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Planaria torva
Scientific classification Edit this classification
Domain: Eukaryota
Kingdom: Animalia
Phylum: Platyhelminthes
Order: Tricladida
Family: Planariidae
Genus: Planaria
OF Müller, 1776

Planaria is a genus of planarians in the family Planariidae. Due to its excellent ability to regenerate, species of Planaria has also been used as model organisms in regeneration studies.[1] When an individual is cut into pieces, each piece has the ability to regenerate into a fully formed individual.[2] When decapitated, they retain their memories.[3]

Various species of Planaria have been widely used as model invertebrate organisms in pharmacological research, in particular in the studies of the drugs of abuse.[4] They were also proposed as models in toxicological research.[5]


Currently the genus Planaria is defined as freshwater triclads with oviducts that unite to form a common oviduct without embracing the bursa copulatrix and with an adenodactyl present in the male atrium. The testes occur along the whole body.[6]

Planaria originally have habitats in dark, murky water which results in such sensitivity (Paskin et al., 2014). They are also sensitive to other stimuli such as chemical gradients, vibration, magnetic and electric fields (Deochand et al., 2018). Their central nervous system includes the anterior (head, brain and eyes) and middle (abdominal trunk and pharynx) (Deochand et al., 2018).


The food of Planaria species includes freshwater gastropods, tubificid worms, and freshwater arthropods, such as isopods of the genus Asellus and chironomid larvae.[7] In the United Kingdom, P. torva is a successful predator of the invasive New Zealand mud snail (Potamopyrgus jenkinsi).[8]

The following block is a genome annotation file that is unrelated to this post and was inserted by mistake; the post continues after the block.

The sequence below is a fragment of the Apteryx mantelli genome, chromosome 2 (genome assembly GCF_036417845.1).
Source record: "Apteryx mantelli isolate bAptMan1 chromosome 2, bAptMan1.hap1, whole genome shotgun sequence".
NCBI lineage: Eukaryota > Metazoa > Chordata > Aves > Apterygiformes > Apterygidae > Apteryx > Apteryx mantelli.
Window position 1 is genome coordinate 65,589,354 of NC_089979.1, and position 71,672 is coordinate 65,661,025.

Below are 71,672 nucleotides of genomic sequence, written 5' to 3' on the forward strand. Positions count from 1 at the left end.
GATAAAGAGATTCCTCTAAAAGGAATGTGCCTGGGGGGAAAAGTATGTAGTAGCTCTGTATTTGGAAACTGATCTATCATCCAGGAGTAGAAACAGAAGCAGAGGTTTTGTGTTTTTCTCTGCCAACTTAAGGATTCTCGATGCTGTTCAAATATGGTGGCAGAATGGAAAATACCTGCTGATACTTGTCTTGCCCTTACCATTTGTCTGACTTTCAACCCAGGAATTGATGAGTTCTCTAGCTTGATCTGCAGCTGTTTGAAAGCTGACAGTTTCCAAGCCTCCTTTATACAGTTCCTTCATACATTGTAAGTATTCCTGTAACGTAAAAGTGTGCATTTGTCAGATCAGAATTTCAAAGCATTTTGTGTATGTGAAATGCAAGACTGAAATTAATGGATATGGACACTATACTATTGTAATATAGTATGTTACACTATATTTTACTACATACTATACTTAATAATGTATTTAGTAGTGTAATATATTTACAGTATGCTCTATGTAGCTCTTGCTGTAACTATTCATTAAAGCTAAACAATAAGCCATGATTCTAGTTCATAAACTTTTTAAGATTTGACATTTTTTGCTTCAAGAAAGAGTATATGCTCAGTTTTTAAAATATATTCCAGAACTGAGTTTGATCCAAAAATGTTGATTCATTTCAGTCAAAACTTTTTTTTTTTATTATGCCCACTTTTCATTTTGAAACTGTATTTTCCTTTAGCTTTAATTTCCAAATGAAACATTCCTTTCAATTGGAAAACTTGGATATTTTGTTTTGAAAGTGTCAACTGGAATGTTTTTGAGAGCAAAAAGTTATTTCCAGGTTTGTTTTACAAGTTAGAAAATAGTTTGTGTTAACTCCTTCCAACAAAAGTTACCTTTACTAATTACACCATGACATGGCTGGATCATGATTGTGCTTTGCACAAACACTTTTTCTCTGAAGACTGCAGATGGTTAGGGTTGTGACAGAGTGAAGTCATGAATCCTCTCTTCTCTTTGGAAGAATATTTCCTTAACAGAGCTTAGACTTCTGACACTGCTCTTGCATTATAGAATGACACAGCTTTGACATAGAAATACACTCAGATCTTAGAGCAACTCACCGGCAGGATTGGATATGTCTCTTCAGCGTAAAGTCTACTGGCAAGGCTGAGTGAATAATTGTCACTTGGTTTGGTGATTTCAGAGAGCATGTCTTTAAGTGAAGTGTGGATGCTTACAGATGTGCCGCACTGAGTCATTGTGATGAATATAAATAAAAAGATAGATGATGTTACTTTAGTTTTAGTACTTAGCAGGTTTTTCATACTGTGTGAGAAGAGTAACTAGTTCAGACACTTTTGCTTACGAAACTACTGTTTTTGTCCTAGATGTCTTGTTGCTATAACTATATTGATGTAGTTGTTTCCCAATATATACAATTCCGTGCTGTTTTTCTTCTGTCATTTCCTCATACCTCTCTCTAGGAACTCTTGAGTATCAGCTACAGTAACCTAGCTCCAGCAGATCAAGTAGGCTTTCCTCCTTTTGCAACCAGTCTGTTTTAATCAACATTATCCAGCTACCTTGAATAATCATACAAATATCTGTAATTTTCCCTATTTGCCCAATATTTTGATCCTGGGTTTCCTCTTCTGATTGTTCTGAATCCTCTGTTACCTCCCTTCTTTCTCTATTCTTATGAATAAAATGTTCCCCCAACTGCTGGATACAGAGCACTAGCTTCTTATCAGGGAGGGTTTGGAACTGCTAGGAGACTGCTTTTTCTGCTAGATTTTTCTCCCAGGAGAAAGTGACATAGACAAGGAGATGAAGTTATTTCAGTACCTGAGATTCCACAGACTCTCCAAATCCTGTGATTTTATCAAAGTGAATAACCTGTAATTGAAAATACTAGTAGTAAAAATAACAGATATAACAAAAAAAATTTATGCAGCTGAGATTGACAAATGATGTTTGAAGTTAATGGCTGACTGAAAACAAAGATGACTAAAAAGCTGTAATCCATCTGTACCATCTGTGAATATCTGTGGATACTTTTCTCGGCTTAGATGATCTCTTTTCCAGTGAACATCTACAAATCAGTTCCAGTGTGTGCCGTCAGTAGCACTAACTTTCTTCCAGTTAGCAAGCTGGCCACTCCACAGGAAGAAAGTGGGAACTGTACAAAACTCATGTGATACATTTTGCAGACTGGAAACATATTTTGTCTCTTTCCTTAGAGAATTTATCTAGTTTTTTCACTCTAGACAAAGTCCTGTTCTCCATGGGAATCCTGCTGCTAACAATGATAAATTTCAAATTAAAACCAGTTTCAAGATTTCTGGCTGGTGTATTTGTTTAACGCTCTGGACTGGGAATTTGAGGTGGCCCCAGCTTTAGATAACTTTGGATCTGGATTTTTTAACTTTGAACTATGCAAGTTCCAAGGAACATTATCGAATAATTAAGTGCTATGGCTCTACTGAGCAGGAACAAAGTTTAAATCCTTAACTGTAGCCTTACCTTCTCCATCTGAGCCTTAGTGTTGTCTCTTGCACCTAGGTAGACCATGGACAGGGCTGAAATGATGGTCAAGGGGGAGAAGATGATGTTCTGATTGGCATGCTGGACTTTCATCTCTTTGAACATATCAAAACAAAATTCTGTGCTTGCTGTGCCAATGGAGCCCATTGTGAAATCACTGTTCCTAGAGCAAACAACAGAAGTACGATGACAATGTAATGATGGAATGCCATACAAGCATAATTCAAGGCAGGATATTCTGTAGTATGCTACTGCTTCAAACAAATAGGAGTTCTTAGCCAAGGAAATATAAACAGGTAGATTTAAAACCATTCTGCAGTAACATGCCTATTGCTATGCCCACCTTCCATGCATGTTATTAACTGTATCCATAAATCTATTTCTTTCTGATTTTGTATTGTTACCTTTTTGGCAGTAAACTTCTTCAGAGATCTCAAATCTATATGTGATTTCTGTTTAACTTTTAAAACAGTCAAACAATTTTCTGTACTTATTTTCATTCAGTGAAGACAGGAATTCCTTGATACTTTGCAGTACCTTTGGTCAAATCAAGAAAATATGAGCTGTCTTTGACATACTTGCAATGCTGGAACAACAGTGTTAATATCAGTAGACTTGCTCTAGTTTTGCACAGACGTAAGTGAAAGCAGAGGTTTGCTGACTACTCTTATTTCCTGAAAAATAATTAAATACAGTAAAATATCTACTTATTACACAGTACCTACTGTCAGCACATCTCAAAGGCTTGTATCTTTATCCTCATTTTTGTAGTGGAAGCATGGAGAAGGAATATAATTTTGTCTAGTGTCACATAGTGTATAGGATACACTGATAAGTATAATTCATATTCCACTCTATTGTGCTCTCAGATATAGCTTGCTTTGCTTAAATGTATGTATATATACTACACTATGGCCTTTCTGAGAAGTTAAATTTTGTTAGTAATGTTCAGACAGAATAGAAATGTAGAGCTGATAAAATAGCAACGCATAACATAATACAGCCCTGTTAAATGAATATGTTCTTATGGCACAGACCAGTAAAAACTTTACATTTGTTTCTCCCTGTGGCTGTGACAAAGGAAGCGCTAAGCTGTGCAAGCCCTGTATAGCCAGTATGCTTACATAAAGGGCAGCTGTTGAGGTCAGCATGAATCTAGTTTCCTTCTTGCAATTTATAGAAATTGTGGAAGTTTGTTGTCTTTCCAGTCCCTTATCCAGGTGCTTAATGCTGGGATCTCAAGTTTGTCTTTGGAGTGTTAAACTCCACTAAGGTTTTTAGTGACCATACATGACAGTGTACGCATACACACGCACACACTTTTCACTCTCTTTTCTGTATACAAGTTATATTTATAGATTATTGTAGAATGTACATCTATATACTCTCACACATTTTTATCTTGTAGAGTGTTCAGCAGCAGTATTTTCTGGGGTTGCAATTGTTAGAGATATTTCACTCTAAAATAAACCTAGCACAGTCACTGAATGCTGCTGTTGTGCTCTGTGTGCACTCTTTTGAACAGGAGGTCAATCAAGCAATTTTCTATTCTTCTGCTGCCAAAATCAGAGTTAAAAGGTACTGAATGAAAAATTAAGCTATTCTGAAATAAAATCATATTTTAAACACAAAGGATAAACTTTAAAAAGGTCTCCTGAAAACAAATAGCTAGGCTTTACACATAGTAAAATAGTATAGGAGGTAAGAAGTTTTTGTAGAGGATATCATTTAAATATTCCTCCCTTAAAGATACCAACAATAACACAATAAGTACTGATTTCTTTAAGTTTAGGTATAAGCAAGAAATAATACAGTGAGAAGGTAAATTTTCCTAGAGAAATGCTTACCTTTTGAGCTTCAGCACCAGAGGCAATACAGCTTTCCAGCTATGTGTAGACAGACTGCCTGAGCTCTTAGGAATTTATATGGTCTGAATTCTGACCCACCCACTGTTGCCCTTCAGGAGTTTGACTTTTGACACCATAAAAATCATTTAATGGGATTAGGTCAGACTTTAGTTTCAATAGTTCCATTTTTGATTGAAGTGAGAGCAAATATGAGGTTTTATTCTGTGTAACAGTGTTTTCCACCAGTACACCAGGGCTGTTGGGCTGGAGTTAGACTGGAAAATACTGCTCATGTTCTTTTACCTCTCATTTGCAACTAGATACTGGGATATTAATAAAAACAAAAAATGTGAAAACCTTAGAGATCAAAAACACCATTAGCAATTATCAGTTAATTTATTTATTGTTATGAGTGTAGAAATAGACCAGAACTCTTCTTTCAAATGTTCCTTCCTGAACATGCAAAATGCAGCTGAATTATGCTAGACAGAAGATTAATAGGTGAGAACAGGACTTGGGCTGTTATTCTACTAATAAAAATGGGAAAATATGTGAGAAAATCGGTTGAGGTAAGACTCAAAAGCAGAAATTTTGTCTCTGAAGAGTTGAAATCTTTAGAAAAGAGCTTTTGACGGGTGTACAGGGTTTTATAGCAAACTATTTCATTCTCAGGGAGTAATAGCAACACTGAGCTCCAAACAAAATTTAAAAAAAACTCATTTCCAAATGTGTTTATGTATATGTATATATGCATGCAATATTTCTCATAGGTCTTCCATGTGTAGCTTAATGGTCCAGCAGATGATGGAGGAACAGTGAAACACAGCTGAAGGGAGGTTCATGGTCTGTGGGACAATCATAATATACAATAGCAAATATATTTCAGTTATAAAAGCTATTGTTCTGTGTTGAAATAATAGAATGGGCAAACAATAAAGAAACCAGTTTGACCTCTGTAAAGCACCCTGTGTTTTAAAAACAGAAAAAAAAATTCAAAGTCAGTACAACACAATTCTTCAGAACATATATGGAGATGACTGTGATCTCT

The following species are recognised in the genus Planaria:


  1. ^ "Model systems for regeneration: planarians". doi:10.1242/dev.167684. Retrieved 21 January 2023.
  2. ^ "Unravelling How Planaria Regenerate". Sedeer el-Showk. Retrieved 26 January 2017.
  3. ^
  4. ^ Raffa, Robert B. (3 December 2008). Planaria: A Model for Drug Action and Abuse. CRC Press. doi:10.1201/9781498713597. ISBN 978-0-429-08997-8.
  5. ^ Shah, Syed Ibrahim; Williams, Adrian C.; Lau, Wing Man; Khutoryanskiy, Vitaliy V. (1 December 2020). "Planarian toxicity fluorescent assay: A rapid and cheap pre-screening tool for potential skin irritants" (PDF). Toxicology in Vitro. 69: 105004. doi:10.1016/j.tiv.2020.105004. ISSN 0887-2333. PMID 33010358. S2CID 222159871.
  6. ^ Ball, Ian R.; Reynoldson, T. B.; Warwick, T. (2009). "The taxonomy, habitat and distribution of the freshwater triclad Planaria torva (Platyhelminthes: Turbellaria) in Britain". Journal of Zoology. 157 (1): 99–123. doi:10.1111/j.1469-7998.1969.tb01691.x. ISSN 0952-8369.
  7. ^ Reynoldson, T. B.; Sefton, A. D. (1976). "The food of Planaria torva (Müller) (Turbellaria-Tricladida), a laboratory and field study". Freshwater Biology. 6 (4): 383–393. doi:10.1111/j.1365-2427.1976.tb01623.x. ISSN 0046-5070.
  8. ^ Reynoldson, T. B.; Piearce, Bronwen (1979). "Predation on snails by three species of triclad and its bearing on the distribution of Planaria torva in Britain". Journal of Zoology. 189 (4): 459–484. doi:10.1111/j.1469-7998.1979.tb03974.x. ISSN 0952-8369.